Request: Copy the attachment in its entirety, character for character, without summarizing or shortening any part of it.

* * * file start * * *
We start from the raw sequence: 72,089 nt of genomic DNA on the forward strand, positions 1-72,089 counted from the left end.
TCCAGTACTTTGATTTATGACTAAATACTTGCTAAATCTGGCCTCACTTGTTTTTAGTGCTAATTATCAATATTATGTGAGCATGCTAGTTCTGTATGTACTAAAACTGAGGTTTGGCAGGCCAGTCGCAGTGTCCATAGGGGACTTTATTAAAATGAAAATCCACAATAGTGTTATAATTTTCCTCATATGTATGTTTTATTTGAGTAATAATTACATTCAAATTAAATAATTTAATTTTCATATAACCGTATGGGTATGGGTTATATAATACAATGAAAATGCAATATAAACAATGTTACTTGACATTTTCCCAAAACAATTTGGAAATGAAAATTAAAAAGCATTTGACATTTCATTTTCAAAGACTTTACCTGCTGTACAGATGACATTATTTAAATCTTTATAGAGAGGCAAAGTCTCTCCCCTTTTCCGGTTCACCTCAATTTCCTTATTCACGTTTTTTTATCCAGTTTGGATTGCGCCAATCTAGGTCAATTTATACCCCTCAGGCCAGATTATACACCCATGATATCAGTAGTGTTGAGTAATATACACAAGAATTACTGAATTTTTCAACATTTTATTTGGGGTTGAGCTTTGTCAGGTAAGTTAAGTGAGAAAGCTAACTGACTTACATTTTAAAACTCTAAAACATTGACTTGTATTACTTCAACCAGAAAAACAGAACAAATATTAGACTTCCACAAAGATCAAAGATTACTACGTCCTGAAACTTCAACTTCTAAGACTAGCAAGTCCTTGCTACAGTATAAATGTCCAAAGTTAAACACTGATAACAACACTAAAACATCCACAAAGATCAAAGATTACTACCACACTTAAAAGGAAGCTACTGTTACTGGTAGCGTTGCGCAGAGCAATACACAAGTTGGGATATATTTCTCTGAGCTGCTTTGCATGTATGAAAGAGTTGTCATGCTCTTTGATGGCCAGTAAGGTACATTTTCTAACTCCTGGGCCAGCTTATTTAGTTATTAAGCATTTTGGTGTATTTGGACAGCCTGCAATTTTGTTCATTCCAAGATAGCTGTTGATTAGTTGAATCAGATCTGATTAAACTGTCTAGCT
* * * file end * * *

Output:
We start from the raw sequence: 72,089 nt of genomic DNA on the forward strand, positions 1-72,089 counted from the left end.
TCCAGTACTTTGATTTATGACTAAATACTTGCTAAATCTGGCCTCACTTGTTTTTAGTGCTAATTATCAATATTATGTGAGCATGCTAGTTCTGTATGTACTAAAACTGAGGTTTGGCAGGCCAGTCGCAGTGTCCATAGGGGACTTTATTAAAATGAAAATCCACAATAGTGTTATAATTTTCCTCATATGTATGTTTTATTTGAGTAATAATTACATTCAAATTAAATAATTTAATTTTCATATAACCGTATGGGTATGGGTTATATAATACAATGAAAATGCAATATAAACAATGTTACTTGACATTTTCCCAAAACAATTTGGAAATGAAAATTAAAAAGCATTTGACATTTCATTTTCAAAGACTTTACCTGCTGTACAGATGACATTATTTAAATCTTTATAGAGAGGCAAAGTCTCTCCCCTTTTCCGGTTCACCTCAATTTCCTTATTCACGTTTTTTTATCCAGTTTGGATTGCGCCAATCTAGGTCAATTTATACCCCTCAGGCCAGATTATACACCCATGATATCAGTAGTGTTGAGTAATATACACAAGAATTACTGAATTTTTCAACATTTTATTTGGGGTTGAGCTTTGTCAGGTAAGTTAAGTGAGAAAGCTAACTGACTTACATTTTAAAACTCTAAAACATTGACTTGTATTACTTCAACCAGAAAAACAGAACAAATATTAGACTTCCACAAAGATCAAAGATTACTACGTCCTGAAACTTCAACTTCTAAGACTAGCAAGTCCTTGCTACAGTATAAATGTCCAAAGTTAAACACTGATAACAACACTAAAACATCCACAAAGATCAAAGATTACTACCACACTTAAAAGGAAGCTACTGTTACTGGTAGCGTTGCGCAGAGCAATACACAAGTTGGGATATATTTCTCTGAGCTGCTTTGCATGTATGAAAGAGTTGTCATGCTCTTTGATGGCCAGTAAGGTACATTTTCTAACTCCTGGGCCAGCTTATTTAGTTATTAAGCATTTTGGTGTATTTGGACAGCCTGCAATTTTGTTCATTCCAAGATAGCTGTTGATTAGTTGAATCAGATCTGATTAAACTGTCTAGCT